Tuesday, June 24, 2014

An Ideal Television

There’s been a lot of talk about a television off late with lots of people saying how the television is loosing its value which is quite true. There are currently about a 150 channels that my Direct to home television provider offers to me at a monthly fee. Out of these only a few channels are of any use to me and out of those channels, I watch only 5-10 shows regularly. There’s just an incredible amount of choice being provided to me where all I need is a subscription to those 10 shows.

To top that, there’s no option to watch quality episodical internet videos like The Verge’s Top Shelf. And with an increasing amount of quality internet content being provided, not only for recreation but for learning new things. My video consumption is often more on the web than on my television.

There are a few television sets which claim to be “smart” but actually just include a bunch of apps with a crappy interface to allow you to browse this content. Then there was the Google TV, which attempted in making viewers interact with a TV like they would with a computer.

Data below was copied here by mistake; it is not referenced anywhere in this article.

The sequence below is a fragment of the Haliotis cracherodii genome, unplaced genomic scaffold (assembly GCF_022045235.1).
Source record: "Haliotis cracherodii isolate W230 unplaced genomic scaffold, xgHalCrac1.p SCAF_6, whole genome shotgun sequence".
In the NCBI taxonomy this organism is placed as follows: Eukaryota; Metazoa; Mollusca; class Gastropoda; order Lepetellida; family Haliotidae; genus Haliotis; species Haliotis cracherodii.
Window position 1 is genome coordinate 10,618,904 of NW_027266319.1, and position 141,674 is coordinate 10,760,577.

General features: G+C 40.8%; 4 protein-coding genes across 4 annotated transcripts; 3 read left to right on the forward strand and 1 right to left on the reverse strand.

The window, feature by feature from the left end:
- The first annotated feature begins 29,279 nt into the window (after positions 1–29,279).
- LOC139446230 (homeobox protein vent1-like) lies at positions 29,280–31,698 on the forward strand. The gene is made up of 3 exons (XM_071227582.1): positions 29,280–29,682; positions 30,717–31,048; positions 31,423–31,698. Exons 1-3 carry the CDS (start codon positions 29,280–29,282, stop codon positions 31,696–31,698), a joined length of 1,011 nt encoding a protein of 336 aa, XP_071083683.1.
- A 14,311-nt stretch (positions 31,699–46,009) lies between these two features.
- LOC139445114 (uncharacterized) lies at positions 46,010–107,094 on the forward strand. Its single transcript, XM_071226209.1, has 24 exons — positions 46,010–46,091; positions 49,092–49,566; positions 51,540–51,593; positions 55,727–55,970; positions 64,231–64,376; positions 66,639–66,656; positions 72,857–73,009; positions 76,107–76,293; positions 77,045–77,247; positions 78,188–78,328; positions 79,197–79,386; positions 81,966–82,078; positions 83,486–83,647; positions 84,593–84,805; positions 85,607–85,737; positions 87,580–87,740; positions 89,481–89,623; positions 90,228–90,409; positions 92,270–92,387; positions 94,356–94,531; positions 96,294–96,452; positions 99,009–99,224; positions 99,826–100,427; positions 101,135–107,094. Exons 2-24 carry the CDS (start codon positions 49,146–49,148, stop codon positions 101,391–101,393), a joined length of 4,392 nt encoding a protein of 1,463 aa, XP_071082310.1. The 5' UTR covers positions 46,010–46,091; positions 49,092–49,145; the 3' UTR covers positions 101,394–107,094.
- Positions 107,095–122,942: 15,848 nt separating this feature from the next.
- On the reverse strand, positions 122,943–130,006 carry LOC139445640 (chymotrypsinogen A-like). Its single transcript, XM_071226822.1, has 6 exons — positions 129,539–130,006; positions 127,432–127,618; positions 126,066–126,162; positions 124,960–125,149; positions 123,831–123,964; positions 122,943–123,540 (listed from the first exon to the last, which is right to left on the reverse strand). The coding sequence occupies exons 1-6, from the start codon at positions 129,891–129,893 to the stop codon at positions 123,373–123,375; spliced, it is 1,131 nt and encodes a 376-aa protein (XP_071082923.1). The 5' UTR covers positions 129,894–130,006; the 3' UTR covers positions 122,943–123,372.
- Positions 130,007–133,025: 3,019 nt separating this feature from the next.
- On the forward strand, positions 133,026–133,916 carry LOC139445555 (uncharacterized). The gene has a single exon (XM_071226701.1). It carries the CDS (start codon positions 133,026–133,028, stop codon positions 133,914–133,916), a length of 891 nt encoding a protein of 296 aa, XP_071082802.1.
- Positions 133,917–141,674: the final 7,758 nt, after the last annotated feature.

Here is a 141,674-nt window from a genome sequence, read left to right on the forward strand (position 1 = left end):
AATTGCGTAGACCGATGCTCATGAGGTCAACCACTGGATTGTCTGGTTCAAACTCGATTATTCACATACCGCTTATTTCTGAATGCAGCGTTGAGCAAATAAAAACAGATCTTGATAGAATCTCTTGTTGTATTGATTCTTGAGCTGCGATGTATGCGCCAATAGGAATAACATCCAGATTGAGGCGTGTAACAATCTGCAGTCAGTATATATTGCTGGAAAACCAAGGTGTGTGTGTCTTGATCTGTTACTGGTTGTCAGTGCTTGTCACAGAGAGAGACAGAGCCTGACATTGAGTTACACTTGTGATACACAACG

The thing is, when we watch television, we are just looking to consume content. We’re not looking for a very high-level of interaction with our TV Sets. We don’t want to attach a keyboard and start searching for our favourite shows.

For these and many more reasons the TV is broken. It needs a simple to use interface which provides all the video content we generally consume and yet keep the remote and gestures as simple as possible, so that viewing a TV is a fast experience.

Here’s a small flow chart on what an ideal TV should really have:

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